- Peter Dickinson’s YA sci-fi/fantasy adventure The Weathermonger. A teenage boy, Geoffrey, snaps out of a fugue state — in which he’s been for years — and discovers that he’s been working as a “weathermonger” for an English village on the Channel… but now they think he’s a witch, and they want to kill him. He and his younger sister, Sally, escape across the water to France. What’s going on? Several years earlier, a mysterious force has converted most of England’s population to anti-technology zealots, and the country has reverted a quasi-medieval way of life. Unaffected people have fled for the continent. France and other European countries have been unable to figure out the cause of the “changes,” and adults who’ve parachuted in to investigate haven’t returned. So Geoffrey and Sally return to England, and drive a 1909 Rolls Royce Silver Ghost — whose workings are described in loving detail — towards an atmospheric disturbance emanating from the Welsh coast. Fun facts: Hopefully it isn’t giving too much away to reveal that this book — not so much the other two in the trilogy — concerns what’s known as The Matter of Britain. Chronologically, this is the final installment in Dickinson’s excellent Changes trilogy; however, it was published first.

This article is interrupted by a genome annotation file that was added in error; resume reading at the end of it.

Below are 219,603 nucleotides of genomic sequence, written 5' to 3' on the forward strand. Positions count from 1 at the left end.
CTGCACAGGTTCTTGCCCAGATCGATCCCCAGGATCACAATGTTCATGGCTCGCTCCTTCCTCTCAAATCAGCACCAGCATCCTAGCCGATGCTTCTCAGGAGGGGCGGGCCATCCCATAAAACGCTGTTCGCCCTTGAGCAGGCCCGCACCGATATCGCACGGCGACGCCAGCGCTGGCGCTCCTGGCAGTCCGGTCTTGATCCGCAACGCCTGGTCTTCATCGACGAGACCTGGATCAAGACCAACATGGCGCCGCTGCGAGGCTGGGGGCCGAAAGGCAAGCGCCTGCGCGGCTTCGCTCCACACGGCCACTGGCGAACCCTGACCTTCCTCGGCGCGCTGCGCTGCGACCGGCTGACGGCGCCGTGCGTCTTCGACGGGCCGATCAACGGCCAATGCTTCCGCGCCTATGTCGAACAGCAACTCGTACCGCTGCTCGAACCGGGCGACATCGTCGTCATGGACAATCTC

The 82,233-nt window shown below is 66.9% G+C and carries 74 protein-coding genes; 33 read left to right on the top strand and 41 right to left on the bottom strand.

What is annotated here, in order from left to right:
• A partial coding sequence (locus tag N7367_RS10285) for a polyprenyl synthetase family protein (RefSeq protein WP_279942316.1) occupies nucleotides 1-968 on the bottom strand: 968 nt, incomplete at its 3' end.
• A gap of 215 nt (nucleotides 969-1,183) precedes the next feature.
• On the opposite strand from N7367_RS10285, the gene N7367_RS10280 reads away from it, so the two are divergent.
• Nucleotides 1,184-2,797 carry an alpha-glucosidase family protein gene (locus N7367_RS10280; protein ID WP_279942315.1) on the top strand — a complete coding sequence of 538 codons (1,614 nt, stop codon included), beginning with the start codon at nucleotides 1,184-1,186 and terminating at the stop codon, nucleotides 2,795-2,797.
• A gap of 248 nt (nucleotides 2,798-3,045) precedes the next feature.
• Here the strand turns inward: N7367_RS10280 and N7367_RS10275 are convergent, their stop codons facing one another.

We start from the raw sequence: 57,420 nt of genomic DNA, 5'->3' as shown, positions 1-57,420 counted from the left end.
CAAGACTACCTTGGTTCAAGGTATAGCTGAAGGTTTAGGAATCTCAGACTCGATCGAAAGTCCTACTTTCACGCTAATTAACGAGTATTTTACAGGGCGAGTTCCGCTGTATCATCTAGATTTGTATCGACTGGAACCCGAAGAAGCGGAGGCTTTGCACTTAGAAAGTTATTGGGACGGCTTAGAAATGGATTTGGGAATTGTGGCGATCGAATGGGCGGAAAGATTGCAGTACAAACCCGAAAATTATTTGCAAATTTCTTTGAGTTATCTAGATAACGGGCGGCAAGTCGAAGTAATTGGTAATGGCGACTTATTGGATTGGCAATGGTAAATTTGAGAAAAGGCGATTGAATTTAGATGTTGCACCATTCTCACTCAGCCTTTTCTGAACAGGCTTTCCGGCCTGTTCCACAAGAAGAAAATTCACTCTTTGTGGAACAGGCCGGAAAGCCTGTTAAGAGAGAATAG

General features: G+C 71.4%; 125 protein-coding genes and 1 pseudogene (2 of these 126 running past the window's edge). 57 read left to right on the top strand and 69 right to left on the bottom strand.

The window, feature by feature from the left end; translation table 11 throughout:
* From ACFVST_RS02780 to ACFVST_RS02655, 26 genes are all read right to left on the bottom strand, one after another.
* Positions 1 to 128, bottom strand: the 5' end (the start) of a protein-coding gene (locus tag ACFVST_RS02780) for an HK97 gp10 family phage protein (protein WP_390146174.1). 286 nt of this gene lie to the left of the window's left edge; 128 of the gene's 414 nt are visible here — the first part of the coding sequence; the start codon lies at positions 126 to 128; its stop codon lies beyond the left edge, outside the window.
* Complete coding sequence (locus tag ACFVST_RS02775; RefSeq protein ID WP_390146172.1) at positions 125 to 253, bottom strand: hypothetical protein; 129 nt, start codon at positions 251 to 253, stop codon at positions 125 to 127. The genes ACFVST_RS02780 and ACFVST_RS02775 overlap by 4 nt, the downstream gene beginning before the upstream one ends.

- James Blish’s fantasy adventure Black Easter, or Faust Aleph-null. A fascinating novella about an arms dealer who hires a black magician, Theron Ware, to assassinate California’s Governor “Rogan” before unleashing all the demons of Hell. In this alternate Earth, sorcery and the ritual magic for summoning demons, as described in Ramon Llull’s Ars Magna (1305), say, or the Enchiridion of Pope Leo (c. 1633), work. That’s kind of the whole plot, but the framework of rules and regulations within which the magicians operate is persuasive; and Ware is a compelling character. His description of black magic as a science and an art reminds me of my own field, commercial semiotics: “Given [the right] books, you could learn almost everything I know in a year. To make something of the material, of course, you’d have to have the talent, since magic is also an art. With books and the gift, you could become a magician… in about twenty years. If it didn’t kill you first, of course…. It takes that long to develop the skills involved.” A group of white magicians — named after sci-fi authors, ha ha — are powerless to intercede. Fun facts: A version was serialized as Faust aleph-null in If magazine. Black Easter, often published with its sequel, The Day After Judgment, is part of the After Such Knowledge trilogy — which concerns the unanticipated consequences of the search for new knowledge.